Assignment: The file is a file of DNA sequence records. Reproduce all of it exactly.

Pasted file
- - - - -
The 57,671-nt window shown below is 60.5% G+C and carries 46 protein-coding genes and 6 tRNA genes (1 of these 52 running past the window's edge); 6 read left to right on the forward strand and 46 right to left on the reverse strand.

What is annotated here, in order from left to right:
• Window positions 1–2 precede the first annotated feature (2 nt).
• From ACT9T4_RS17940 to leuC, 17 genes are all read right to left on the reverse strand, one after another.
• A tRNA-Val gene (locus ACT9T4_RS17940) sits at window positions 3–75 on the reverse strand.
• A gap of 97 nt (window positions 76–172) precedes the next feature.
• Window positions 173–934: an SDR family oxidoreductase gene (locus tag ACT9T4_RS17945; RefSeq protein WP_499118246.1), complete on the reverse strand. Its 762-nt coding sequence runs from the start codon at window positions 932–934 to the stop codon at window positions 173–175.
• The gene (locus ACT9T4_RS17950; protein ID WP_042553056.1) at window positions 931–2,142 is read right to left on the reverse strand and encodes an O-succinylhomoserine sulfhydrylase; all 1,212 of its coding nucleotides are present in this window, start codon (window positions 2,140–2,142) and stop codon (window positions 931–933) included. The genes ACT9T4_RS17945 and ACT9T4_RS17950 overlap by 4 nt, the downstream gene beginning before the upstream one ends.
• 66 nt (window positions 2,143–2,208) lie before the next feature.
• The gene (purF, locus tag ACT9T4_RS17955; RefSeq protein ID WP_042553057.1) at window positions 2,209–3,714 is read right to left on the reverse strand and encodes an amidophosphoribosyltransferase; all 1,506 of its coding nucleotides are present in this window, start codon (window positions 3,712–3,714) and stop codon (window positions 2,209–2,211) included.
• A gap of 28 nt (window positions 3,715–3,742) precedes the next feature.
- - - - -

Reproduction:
The 57,671-nt window shown below is 60.5% G+C and carries 46 protein-coding genes and 6 tRNA genes (1 of these 52 running past the window's edge); 6 read left to right on the forward strand and 46 right to left on the reverse strand.

What is annotated here, in order from left to right:
• Window positions 1–2 precede the first annotated feature (2 nt).
• From ACT9T4_RS17940 to leuC, 17 genes are all read right to left on the reverse strand, one after another.
• A tRNA-Val gene (locus ACT9T4_RS17940) sits at window positions 3–75 on the reverse strand.
• A gap of 97 nt (window positions 76–172) precedes the next feature.
• Window positions 173–934: an SDR family oxidoreductase gene (locus tag ACT9T4_RS17945; RefSeq protein WP_499118246.1), complete on the reverse strand. Its 762-nt coding sequence runs from the start codon at window positions 932–934 to the stop codon at window positions 173–175.
• The gene (locus ACT9T4_RS17950; protein ID WP_042553056.1) at window positions 931–2,142 is read right to left on the reverse strand and encodes an O-succinylhomoserine sulfhydrylase; all 1,212 of its coding nucleotides are present in this window, start codon (window positions 2,140–2,142) and stop codon (window positions 931–933) included. The genes ACT9T4_RS17945 and ACT9T4_RS17950 overlap by 4 nt, the downstream gene beginning before the upstream one ends.
• 66 nt (window positions 2,143–2,208) lie before the next feature.
• The gene (purF, locus tag ACT9T4_RS17955; RefSeq protein ID WP_042553057.1) at window positions 2,209–3,714 is read right to left on the reverse strand and encodes an amidophosphoribosyltransferase; all 1,506 of its coding nucleotides are present in this window, start codon (window positions 3,712–3,714) and stop codon (window positions 2,209–2,211) included.
• A gap of 28 nt (window positions 3,715–3,742) precedes the next feature.